> and wrapping both have their downsides performance-wise and they even
> change the behaviour of our scripts sometimes. When we pass data as a
> clone, this creates new objects while wrapping uses the existing
> references. Wrapping and cloning also has impact on JIT compiling and JIT
> performance. Currently it looks like Ion Monkey works poorly with
> wrappers and with clones and instead of bringing a performance advantage,
> the upgrade makes it even worse.
>
> At the moment there is work being done on eliminating the "Contexts" or
> at least changing what they are completely and moving a lot to the
> runtime level. In addition there are a lot of discussions about exact
> stack rooting and if this will suddenly become the only valid rooting
> approach, we have another huge task.
>
> It looks like this kind of "design breaking changes" are not going to
> become less in the near future.
>
> A future-proof design:
> ----------------------
> For issues like the AI interface we need a stable and future-proof
> design. With our limited resources it's not acceptable for us to spend
> months of work each time a constraint in SpiderMonkey changes to redesign
> something that complex as an AI interface and its multi-threading
> implementation every 6/12 months.
>
> We need to know how multi-threading is going to work in the next years.
> We also need to know how data can be shared between threads, compartments
> and globals and what impact it has on performance and we need to be sure
> this doesn't change completely with the next SpiderMonkey version.
>
> Our requirements and "Spidermonkey as a general purpose Javascript Engine"
> ---------------------------------------------------------------------------
> These are basically our requirements for a scripting engine. I know that
> your are well aware of other projects using SpiderMonkey (https://
> developer.mozilla.org/en-US/docs/SpiderMonkey/FOSS) and also of the
> benefits of getting code tested in different environments and the
> feedback coming back from open source developers. Our work on the upgrade
> for 0 A.D. for example revealed some SpiderMonkey issues such as the ones
> here (https://bugzilla.mozilla.org/show_bug.cgi?id=897962) and helped
> make the engine better.
>
> We have noticed the increasing efforts of Mozilla to provide bundled
> libraries for ESR releases and appreciate this. However, if encouraging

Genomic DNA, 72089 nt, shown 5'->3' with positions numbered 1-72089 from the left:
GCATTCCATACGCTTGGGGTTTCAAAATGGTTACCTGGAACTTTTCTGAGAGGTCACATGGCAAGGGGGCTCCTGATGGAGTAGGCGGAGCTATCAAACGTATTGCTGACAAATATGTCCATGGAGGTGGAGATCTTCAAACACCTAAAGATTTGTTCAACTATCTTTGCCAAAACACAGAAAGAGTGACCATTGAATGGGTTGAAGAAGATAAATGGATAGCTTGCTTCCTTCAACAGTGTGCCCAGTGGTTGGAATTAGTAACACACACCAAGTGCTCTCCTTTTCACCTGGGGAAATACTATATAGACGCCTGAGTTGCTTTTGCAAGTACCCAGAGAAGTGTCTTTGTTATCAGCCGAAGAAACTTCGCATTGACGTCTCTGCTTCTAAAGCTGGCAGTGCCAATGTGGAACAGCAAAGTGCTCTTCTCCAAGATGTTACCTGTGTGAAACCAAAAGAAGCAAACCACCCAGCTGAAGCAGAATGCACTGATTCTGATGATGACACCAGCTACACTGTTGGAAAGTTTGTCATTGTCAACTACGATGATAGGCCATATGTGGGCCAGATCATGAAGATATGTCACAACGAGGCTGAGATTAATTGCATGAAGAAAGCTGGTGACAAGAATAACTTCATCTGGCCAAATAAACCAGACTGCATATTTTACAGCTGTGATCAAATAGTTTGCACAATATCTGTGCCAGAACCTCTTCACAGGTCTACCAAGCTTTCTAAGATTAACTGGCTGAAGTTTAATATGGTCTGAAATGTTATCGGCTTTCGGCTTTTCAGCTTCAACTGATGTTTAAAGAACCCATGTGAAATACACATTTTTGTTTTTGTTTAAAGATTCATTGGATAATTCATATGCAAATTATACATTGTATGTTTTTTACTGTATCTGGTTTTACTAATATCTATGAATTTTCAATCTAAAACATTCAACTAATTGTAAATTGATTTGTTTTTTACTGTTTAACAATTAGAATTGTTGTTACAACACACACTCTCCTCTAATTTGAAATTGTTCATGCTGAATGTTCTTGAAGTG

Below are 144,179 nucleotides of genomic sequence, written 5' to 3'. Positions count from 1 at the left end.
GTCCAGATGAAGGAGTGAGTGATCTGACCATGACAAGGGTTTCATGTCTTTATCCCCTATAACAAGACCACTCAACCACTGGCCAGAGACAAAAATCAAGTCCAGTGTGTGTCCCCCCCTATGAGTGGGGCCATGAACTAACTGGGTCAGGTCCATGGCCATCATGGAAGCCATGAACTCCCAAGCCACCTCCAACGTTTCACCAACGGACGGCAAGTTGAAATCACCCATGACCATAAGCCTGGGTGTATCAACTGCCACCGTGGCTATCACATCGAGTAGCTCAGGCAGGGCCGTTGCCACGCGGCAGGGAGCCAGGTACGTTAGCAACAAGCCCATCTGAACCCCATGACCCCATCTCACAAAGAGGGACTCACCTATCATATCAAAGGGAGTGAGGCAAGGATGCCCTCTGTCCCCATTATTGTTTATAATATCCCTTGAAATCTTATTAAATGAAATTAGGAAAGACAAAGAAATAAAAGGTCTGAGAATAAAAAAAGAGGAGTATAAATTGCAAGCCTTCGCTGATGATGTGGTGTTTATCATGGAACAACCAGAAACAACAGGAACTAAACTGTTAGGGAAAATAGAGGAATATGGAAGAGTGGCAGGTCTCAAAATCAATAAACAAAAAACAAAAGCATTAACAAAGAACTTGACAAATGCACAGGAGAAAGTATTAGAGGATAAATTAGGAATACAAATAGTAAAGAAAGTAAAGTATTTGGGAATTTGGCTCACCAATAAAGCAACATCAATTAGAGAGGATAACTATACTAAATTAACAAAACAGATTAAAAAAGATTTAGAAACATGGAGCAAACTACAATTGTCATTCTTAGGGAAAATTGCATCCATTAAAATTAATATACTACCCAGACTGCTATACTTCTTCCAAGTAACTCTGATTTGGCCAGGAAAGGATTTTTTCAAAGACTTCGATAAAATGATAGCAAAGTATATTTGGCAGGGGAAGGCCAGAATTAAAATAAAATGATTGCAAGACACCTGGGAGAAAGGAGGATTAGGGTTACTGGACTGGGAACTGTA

> the use of SpiderMonkey as a scripting API in the open source community
> and other projects than Firefox is the strategy, that alone is not
> sufficient.
>
> If Mozilla doesn't focus more on a relatively stable API and predictable
> development, SpiderMonkey will not become an attractive general purpose
> Javascript engine and will instead be mostly limited to the use in
> Firefox.
>
> Our alternatives:
> -----------------
> At the current point it's very difficult for us to switch to another
> scripting engine or even another scripting language. Also I personally
> enjoy the open development and appreciated all the help we got in the
> past which is certainly not something we can take for granted. This would
> really be the last way out if all other approaches fail.
>
> But still, we have to do something to solve this problem and we will
> spare no efforts if there's a sufficiently promising solution in sight.
>
> I hope we can find a solution for this problem. Do you have any inputs
> how we could make it easier to update to future versions of Spidermonkey
> and about Mozilla's strategy for Spidermonkey as a general purpose
> library? Would it be possible for you to somehow reduce the amount and
> frequency of such severe API changes?
>
> If you have specific inputs on our problem with the data sharing and
> threading design, you can also contact me on IRC, send a mail or join the
> discussion on our forums (http://www.wildfiregames.com/forum/index.php?
> showtopic=17289).
>
> Kind regards and thanks in advance for all input,
> Yves Gwerder
> _______________________________________________
> dev-tech-js-engine mailing list
> [hidden email]
> https://lists.mozilla.org/listinfo/dev-tech-js-engine
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Re: SpiderMonkey: Issues for embedders

Boris Zbarsky
In reply to this post by Yves
On 12/7/13 5:23 PM, Yves wrote:
> Our main problem with Spidermonkey is the lack of API stability.